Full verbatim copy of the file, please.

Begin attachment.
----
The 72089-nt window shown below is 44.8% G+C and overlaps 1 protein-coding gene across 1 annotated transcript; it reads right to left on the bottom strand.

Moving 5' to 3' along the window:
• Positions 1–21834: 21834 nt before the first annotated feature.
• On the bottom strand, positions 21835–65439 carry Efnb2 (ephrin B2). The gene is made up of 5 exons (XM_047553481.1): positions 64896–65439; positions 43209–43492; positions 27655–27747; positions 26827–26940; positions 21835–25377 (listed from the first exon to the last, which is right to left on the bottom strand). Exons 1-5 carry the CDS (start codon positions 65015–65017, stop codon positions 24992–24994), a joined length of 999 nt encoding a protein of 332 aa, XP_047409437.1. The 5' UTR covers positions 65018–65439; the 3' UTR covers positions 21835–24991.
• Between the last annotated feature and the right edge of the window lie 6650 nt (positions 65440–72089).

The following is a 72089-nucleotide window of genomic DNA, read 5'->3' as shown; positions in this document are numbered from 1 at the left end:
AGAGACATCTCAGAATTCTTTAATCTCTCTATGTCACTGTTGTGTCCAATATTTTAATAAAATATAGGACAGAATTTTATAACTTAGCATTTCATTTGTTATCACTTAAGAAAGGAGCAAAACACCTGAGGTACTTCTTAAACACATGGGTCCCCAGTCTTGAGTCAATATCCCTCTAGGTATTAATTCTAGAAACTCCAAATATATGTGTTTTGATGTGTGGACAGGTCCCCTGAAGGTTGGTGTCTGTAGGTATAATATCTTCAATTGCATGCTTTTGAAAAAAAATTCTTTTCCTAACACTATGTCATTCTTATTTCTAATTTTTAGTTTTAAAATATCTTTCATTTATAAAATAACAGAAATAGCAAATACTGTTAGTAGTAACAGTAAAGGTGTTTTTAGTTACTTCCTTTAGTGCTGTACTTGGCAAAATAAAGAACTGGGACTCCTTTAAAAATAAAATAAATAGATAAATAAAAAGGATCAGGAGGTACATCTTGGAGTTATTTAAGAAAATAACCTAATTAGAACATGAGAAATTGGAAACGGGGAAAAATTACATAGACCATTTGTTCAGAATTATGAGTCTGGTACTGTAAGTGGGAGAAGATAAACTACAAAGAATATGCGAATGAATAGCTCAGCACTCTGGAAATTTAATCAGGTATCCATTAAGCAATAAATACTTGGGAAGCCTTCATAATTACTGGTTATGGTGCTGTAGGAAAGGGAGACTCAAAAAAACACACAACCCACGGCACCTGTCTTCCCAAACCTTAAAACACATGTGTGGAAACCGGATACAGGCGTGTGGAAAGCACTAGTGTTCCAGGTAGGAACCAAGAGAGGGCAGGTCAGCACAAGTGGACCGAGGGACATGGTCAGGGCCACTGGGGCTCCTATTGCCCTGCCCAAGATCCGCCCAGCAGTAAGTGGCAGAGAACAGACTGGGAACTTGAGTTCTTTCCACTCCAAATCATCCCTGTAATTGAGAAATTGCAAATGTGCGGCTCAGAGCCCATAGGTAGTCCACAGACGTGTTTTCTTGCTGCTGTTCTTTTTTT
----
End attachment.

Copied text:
The 72089-nt window shown below is 44.8% G+C and overlaps 1 protein-coding gene across 1 annotated transcript; it reads right to left on the bottom strand.

Moving 5' to 3' along the window:
• Positions 1–21834: 21834 nt before the first annotated feature.
• On the bottom strand, positions 21835–65439 carry Efnb2 (ephrin B2). The gene is made up of 5 exons (XM_047553481.1): positions 64896–65439; positions 43209–43492; positions 27655–27747; positions 26827–26940; positions 21835–25377 (listed from the first exon to the last, which is right to left on the bottom strand). Exons 1-5 carry the CDS (start codon positions 65015–65017, stop codon positions 24992–24994), a joined length of 999 nt encoding a protein of 332 aa, XP_047409437.1. The 5' UTR covers positions 65018–65439; the 3' UTR covers positions 21835–24991.
• Between the last annotated feature and the right edge of the window lie 6650 nt (positions 65440–72089).

The following is a 72089-nucleotide window of genomic DNA, read 5'->3' as shown; positions in this document are numbered from 1 at the left end:
AGAGACATCTCAGAATTCTTTAATCTCTCTATGTCACTGTTGTGTCCAATATTTTAATAAAATATAGGACAGAATTTTATAACTTAGCATTTCATTTGTTATCACTTAAGAAAGGAGCAAAACACCTGAGGTACTTCTTAAACACATGGGTCCCCAGTCTTGAGTCAATATCCCTCTAGGTATTAATTCTAGAAACTCCAAATATATGTGTTTTGATGTGTGGACAGGTCCCCTGAAGGTTGGTGTCTGTAGGTATAATATCTTCAATTGCATGCTTTTGAAAAAAAATTCTTTTCCTAACACTATGTCATTCTTATTTCTAATTTTTAGTTTTAAAATATCTTTCATTTATAAAATAACAGAAATAGCAAATACTGTTAGTAGTAACAGTAAAGGTGTTTTTAGTTACTTCCTTTAGTGCTGTACTTGGCAAAATAAAGAACTGGGACTCCTTTAAAAATAAAATAAATAGATAAATAAAAAGGATCAGGAGGTACATCTTGGAGTTATTTAAGAAAATAACCTAATTAGAACATGAGAAATTGGAAACGGGGAAAAATTACATAGACCATTTGTTCAGAATTATGAGTCTGGTACTGTAAGTGGGAGAAGATAAACTACAAAGAATATGCGAATGAATAGCTCAGCACTCTGGAAATTTAATCAGGTATCCATTAAGCAATAAATACTTGGGAAGCCTTCATAATTACTGGTTATGGTGCTGTAGGAAAGGGAGACTCAAAAAAACACACAACCCACGGCACCTGTCTTCCCAAACCTTAAAACACATGTGTGGAAACCGGATACAGGCGTGTGGAAAGCACTAGTGTTCCAGGTAGGAACCAAGAGAGGGCAGGTCAGCACAAGTGGACCGAGGGACATGGTCAGGGCCACTGGGGCTCCTATTGCCCTGCCCAAGATCCGCCCAGCAGTAAGTGGCAGAGAACAGACTGGGAACTTGAGTTCTTTCCACTCCAAATCATCCCTGTAATTGAGAAATTGCAAATGTGCGGCTCAGAGCCCATAGGTAGTCCACAGACGTGTTTTCTTGCTGCTGTTCTTTTTTT